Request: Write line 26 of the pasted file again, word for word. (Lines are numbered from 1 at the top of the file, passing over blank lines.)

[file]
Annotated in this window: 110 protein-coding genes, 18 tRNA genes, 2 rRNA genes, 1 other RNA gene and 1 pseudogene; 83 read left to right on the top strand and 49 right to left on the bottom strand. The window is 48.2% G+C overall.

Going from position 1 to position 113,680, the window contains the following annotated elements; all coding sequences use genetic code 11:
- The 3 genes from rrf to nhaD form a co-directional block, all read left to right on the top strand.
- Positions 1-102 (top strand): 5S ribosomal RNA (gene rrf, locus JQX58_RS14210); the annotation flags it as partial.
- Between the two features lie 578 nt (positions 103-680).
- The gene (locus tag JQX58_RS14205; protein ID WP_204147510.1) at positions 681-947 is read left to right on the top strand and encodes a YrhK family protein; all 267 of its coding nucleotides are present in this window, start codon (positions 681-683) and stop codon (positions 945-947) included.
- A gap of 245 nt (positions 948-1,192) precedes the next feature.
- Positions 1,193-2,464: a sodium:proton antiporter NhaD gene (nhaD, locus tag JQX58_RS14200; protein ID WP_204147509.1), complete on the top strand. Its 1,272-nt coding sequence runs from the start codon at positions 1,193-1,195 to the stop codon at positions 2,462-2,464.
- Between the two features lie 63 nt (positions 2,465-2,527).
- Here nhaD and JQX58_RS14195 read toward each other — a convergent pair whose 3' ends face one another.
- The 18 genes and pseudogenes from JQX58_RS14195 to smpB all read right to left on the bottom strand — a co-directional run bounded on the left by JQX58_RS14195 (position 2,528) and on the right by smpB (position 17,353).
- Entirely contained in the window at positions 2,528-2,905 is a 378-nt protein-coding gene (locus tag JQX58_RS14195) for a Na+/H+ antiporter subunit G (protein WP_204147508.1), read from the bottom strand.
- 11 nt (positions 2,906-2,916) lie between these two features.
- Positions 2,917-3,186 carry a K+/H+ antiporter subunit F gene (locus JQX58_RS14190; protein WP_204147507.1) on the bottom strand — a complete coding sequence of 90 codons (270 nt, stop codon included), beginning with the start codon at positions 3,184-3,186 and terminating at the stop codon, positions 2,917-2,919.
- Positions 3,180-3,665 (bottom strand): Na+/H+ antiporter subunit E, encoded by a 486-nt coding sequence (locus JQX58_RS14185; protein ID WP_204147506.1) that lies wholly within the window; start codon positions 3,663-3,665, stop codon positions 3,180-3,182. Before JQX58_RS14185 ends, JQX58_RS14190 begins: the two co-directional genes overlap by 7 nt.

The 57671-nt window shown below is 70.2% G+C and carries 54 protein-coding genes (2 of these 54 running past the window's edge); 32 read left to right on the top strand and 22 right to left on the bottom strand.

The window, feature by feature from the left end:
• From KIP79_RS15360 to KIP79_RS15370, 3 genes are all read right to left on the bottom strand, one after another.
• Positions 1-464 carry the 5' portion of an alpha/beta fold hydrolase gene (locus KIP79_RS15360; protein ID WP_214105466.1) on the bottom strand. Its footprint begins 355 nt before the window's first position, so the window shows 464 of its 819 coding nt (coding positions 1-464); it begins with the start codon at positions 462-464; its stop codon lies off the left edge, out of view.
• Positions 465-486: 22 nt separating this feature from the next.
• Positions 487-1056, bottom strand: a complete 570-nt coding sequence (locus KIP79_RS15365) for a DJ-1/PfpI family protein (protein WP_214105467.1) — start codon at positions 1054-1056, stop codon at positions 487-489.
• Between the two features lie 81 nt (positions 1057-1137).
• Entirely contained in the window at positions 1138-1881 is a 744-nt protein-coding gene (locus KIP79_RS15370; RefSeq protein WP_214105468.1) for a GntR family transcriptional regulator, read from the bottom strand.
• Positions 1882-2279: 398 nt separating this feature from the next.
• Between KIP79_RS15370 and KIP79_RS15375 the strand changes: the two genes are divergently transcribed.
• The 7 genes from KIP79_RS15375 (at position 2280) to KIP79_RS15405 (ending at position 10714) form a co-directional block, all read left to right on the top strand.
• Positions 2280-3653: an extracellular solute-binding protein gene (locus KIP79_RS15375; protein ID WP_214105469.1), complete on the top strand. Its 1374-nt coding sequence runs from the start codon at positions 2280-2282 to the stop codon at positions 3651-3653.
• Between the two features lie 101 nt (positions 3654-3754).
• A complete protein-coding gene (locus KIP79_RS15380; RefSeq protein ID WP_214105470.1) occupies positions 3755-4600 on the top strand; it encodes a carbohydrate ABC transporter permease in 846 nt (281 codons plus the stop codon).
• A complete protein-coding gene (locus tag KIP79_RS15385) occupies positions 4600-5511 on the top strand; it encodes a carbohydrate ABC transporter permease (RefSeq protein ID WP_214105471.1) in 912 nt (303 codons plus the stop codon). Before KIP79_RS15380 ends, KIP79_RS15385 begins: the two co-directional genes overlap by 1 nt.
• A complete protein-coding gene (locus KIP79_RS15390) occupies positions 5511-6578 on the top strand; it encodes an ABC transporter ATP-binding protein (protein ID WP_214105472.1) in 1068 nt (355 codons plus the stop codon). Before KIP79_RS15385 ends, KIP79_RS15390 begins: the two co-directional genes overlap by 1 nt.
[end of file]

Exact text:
• The 7 genes from KIP79_RS15375 (at position 2280) to KIP79_RS15405 (ending at position 10714) form a co-directional block, all read left to right on the top strand.